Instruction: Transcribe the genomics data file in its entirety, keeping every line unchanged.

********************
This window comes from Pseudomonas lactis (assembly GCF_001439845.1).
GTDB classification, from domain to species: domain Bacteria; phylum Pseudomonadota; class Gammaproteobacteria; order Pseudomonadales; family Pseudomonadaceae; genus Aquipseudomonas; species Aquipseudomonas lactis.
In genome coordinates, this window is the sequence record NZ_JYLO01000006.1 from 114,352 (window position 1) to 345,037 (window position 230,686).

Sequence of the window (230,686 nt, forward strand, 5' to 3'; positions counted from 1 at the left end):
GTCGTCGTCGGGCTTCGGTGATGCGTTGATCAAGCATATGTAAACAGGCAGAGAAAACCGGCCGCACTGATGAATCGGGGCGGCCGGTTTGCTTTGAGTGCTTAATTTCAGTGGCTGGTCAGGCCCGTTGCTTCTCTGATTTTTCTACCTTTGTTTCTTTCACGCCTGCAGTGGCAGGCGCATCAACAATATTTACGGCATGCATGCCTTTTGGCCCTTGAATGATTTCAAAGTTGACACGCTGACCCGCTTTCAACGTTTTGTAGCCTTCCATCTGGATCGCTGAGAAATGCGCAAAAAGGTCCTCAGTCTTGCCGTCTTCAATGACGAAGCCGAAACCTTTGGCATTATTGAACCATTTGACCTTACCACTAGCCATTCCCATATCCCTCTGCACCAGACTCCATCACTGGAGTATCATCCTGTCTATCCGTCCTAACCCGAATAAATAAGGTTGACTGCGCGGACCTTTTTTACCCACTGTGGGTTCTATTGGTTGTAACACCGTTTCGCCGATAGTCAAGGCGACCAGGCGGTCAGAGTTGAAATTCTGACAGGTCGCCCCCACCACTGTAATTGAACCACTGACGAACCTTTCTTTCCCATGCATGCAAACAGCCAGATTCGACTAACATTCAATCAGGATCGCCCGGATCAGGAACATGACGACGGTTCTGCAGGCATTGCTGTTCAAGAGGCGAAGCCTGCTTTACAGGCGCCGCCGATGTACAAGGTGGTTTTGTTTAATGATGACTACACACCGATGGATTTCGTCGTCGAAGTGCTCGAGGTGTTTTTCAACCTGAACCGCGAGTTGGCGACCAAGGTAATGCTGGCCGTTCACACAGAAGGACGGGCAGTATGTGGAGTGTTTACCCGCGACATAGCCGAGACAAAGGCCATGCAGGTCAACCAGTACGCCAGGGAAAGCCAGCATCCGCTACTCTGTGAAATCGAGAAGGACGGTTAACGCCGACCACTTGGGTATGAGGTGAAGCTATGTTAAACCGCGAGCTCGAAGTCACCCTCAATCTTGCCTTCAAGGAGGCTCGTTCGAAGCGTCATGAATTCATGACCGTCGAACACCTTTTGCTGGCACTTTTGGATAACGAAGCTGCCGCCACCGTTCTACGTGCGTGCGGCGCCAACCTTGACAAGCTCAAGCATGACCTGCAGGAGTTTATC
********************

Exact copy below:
This window comes from Pseudomonas lactis (assembly GCF_001439845.1).
GTDB classification, from domain to species: domain Bacteria; phylum Pseudomonadota; class Gammaproteobacteria; order Pseudomonadales; family Pseudomonadaceae; genus Aquipseudomonas; species Aquipseudomonas lactis.
In genome coordinates, this window is the sequence record NZ_JYLO01000006.1 from 114,352 (window position 1) to 345,037 (window position 230,686).

Sequence of the window (230,686 nt, forward strand, 5' to 3'; positions counted from 1 at the left end):
GTCGTCGTCGGGCTTCGGTGATGCGTTGATCAAGCATATGTAAACAGGCAGAGAAAACCGGCCGCACTGATGAATCGGGGCGGCCGGTTTGCTTTGAGTGCTTAATTTCAGTGGCTGGTCAGGCCCGTTGCTTCTCTGATTTTTCTACCTTTGTTTCTTTCACGCCTGCAGTGGCAGGCGCATCAACAATATTTACGGCATGCATGCCTTTTGGCCCTTGAATGATTTCAAAGTTGACACGCTGACCCGCTTTCAACGTTTTGTAGCCTTCCATCTGGATCGCTGAGAAATGCGCAAAAAGGTCCTCAGTCTTGCCGTCTTCAATGACGAAGCCGAAACCTTTGGCATTATTGAACCATTTGACCTTACCACTAGCCATTCCCATATCCCTCTGCACCAGACTCCATCACTGGAGTATCATCCTGTCTATCCGTCCTAACCCGAATAAATAAGGTTGACTGCGCGGACCTTTTTTACCCACTGTGGGTTCTATTGGTTGTAACACCGTTTCGCCGATAGTCAAGGCGACCAGGCGGTCAGAGTTGAAATTCTGACAGGTCGCCCCCACCACTGTAATTGAACCACTGACGAACCTTTCTTTCCCATGCATGCAAACAGCCAGATTCGACTAACATTCAATCAGGATCGCCCGGATCAGGAACATGACGACGGTTCTGCAGGCATTGCTGTTCAAGAGGCGAAGCCTGCTTTACAGGCGCCGCCGATGTACAAGGTGGTTTTGTTTAATGATGACTACACACCGATGGATTTCGTCGTCGAAGTGCTCGAGGTGTTTTTCAACCTGAACCGCGAGTTGGCGACCAAGGTAATGCTGGCCGTTCACACAGAAGGACGGGCAGTATGTGGAGTGTTTACCCGCGACATAGCCGAGACAAAGGCCATGCAGGTCAACCAGTACGCCAGGGAAAGCCAGCATCCGCTACTCTGTGAAATCGAGAAGGACGGTTAACGCCGACCACTTGGGTATGAGGTGAAGCTATGTTAAACCGCGAGCTCGAAGTCACCCTCAATCTTGCCTTCAAGGAGGCTCGTTCGAAGCGTCATGAATTCATGACCGTCGAACACCTTTTGCTGGCACTTTTGGATAACGAAGCTGCCGCCACCGTTCTACGTGCGTGCGGCGCCAACCTTGACAAGCTCAAGCATGACCTGCAGGAGTTTATC